Objection 1: It would seem that temperance is not a special virtue. For Augustine says (De Morib. Eccl. xv) that |it belongs to temperance to preserve one's integrity and freedom from corruption for God's sake.| But this is common to every virtue. Therefore temperance is not a special virtue.
Objection 2: Further, Ambrose says (De Offic. i, 42) that |what we observe and seek most in temperance is tranquillity of soul.| But this is common to every virtue. Therefore temperance is not a special virtue.
Objection 3: Further, Tully says (De Offic. i, 27) that |we cannot separate the beautiful from the virtuous,| and that |whatever is just is beautiful.| Now the beautiful is considered as proper to temperance, according to the same authority (Tully, De Offic. i, 27). Therefore temperance is not a special virtue.
On the contrary, The Philosopher (Ethic. ii, 7; iii, 10) reckons it a special virtue.
I answer that, It is customary in human speech to employ a common term in a restricted sense in order to designate the principal things to which that common term is applicable: thus the word |city| is used antonomastically* to designate Rome. [*Antonomasia is the figure of speech whereby we substitute the general for the individual term; e.g. The Philosopher for Aristotle]. Accordingly the word |temperance| has a twofold acceptation. First, in accordance with its common signification: and thus temperance is not a special but a general virtue, because the word |temperance| signifies a certain temperateness or moderation, which reason appoints to human operations and passions: and this is common to every moral virtue. Yet there is a logical difference between temperance and fortitude, even if we take them both as general virtues: since temperance withdraws man from things which seduce the appetite from obeying reason, while fortitude incites him to endure or withstand those things on account of which he forsakes the good of reason.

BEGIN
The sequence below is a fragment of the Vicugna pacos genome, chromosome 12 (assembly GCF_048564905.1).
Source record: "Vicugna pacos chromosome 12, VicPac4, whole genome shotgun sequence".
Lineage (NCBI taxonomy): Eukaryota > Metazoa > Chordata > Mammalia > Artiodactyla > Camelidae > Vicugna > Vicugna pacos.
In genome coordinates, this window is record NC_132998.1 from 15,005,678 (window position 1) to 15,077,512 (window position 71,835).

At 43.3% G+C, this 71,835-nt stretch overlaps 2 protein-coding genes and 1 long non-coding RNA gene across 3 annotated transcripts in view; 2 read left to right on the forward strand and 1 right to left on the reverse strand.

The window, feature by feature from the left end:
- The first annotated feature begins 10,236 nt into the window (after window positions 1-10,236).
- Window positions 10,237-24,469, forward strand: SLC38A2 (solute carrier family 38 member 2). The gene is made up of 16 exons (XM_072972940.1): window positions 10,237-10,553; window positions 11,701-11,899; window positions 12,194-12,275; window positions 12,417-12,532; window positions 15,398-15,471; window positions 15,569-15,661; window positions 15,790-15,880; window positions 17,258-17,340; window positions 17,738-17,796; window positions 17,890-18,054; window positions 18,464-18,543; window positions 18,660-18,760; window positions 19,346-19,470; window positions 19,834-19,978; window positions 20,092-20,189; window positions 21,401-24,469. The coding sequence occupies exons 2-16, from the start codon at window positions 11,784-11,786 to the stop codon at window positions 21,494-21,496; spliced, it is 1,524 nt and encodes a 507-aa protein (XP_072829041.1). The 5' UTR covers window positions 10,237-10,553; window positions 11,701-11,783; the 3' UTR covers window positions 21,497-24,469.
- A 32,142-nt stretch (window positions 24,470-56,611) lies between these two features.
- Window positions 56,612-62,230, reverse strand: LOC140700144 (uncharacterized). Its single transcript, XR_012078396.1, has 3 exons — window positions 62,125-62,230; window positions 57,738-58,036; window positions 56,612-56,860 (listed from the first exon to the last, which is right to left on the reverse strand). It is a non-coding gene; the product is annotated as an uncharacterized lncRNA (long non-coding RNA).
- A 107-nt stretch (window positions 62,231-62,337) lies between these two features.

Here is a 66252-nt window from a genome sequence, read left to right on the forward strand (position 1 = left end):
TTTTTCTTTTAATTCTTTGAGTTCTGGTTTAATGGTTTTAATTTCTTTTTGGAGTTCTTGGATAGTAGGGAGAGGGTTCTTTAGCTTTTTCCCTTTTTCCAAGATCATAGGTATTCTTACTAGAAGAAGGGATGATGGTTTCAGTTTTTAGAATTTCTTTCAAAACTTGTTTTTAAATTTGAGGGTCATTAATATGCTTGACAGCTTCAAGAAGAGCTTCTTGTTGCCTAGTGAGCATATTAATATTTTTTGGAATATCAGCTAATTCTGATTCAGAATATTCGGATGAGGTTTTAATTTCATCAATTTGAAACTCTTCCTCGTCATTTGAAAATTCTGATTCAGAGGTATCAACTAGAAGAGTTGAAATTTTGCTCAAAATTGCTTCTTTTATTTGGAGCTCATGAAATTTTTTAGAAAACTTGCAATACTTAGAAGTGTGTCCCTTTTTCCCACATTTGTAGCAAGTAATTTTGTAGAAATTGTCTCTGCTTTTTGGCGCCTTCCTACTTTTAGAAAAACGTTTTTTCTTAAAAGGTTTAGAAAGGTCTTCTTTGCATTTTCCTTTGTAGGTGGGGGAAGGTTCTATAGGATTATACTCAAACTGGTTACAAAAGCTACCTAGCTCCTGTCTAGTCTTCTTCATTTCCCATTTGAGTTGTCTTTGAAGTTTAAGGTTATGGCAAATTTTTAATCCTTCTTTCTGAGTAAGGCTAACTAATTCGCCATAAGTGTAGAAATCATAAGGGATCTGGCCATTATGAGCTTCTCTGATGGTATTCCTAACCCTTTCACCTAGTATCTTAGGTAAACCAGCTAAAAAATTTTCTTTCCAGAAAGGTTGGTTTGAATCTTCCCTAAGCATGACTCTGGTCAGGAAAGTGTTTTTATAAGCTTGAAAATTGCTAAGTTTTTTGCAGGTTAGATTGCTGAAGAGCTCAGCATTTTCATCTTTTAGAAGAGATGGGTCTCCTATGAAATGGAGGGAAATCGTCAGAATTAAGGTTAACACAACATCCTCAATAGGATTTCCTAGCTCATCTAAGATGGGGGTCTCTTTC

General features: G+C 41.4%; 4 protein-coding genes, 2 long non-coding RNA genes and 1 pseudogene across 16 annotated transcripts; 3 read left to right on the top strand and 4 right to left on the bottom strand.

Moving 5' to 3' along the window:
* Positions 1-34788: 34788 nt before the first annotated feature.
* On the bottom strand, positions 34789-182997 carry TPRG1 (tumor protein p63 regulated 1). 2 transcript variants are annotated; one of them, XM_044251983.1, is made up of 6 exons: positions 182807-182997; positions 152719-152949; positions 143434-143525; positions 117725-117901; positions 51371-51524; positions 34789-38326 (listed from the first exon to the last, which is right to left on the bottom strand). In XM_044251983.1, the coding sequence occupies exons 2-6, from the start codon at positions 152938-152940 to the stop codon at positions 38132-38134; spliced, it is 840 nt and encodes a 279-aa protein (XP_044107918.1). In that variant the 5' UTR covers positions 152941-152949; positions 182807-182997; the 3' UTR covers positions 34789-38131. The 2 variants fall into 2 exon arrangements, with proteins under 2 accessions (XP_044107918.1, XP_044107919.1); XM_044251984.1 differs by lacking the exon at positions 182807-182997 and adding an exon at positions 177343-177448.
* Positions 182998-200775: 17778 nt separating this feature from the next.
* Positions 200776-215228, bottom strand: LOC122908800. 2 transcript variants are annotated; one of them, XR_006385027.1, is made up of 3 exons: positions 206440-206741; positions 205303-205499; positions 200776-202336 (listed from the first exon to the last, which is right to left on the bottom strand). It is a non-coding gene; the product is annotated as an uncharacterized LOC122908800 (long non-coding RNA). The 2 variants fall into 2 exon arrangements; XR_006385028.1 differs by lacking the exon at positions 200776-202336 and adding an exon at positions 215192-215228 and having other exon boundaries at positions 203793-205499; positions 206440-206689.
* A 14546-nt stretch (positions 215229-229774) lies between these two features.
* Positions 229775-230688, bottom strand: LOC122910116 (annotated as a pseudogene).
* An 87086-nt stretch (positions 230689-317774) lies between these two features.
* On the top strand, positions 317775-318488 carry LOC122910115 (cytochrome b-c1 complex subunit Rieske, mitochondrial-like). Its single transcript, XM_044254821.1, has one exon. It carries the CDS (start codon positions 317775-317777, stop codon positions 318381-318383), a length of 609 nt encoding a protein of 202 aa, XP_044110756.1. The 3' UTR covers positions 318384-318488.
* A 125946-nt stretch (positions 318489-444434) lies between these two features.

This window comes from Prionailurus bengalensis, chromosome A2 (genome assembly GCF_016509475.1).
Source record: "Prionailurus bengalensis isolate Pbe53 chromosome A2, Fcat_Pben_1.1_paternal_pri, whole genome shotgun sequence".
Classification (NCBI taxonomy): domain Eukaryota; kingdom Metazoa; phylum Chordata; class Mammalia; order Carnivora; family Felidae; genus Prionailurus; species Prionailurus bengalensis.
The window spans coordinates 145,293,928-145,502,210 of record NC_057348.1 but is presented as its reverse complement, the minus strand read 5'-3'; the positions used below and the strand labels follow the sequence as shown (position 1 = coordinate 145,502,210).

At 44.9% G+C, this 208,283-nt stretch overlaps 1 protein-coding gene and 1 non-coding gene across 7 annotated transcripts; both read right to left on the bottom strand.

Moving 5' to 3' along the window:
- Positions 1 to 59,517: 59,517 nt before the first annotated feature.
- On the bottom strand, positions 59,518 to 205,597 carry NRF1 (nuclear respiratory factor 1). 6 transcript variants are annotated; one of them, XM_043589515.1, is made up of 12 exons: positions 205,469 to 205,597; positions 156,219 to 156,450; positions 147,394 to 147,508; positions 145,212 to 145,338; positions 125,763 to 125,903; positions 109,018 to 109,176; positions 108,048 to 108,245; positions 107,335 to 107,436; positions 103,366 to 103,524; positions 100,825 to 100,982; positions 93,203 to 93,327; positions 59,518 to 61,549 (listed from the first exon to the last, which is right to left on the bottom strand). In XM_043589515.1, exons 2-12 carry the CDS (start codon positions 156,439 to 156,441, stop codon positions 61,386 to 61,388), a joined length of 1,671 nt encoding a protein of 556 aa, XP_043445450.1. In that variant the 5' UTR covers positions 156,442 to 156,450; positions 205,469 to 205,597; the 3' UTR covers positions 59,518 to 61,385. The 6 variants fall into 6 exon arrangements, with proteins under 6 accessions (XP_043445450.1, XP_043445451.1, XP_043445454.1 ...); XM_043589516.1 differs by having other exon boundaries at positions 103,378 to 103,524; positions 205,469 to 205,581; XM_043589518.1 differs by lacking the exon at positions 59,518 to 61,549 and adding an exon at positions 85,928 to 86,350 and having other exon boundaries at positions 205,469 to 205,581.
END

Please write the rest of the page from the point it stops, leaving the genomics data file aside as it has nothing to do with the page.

On the other hand, if we take temperance antonomastically, as withholding the appetite from those things which are most seductive to man, it is a special virtue, for thus it has, like fortitude, a special matter.
Reply to Objection 1: Man's appetite is corrupted chiefly by those things which seduce him into forsaking the rule of reason and Divine law. Wherefore integrity, which Augustine ascribes to temperance, can, like the latter, be taken in two ways: first, in a general sense, and secondly in a sense of excellence.
Reply to Objection 2: The things about which temperance is concerned have a most disturbing effect on the soul, for the reason that they are natural to man, as we shall state further on (AA,5). Hence tranquillity of soul is ascribed to temperance by way of excellence, although it is a common property of all the virtues.
Reply to Objection 3: Although beauty is becoming to every virtue, it is ascribed to temperance, by way of excellence, for two reasons. First, in respect of the generic notion of temperance, which consists in a certain moderate and fitting proportion, and this is what we understand by beauty, as attested by Dionysius (Div. Nom. iv). Secondly, because the things from which temperance withholds us, hold the lowest place in man, and are becoming to him by reason of his animal nature, as we shall state further on (AA,5; Q, A), wherefore it is natural that such things should defile him. In consequence beauty is a foremost attribute of temperance which above all hinders man from being defiled. In like manner honesty [*Honesty must be taken here in its broad sense as synonymous with moral goodness, from the point of view of decorum] is a special attribute of temperance: for Isidore says (Etym. x): |An honest man is one who has no defilement, for honesty means an honorable state.| This is most applicable to temperance, which withstands the vices that bring most dishonor on man, as we shall state further on (Q, A).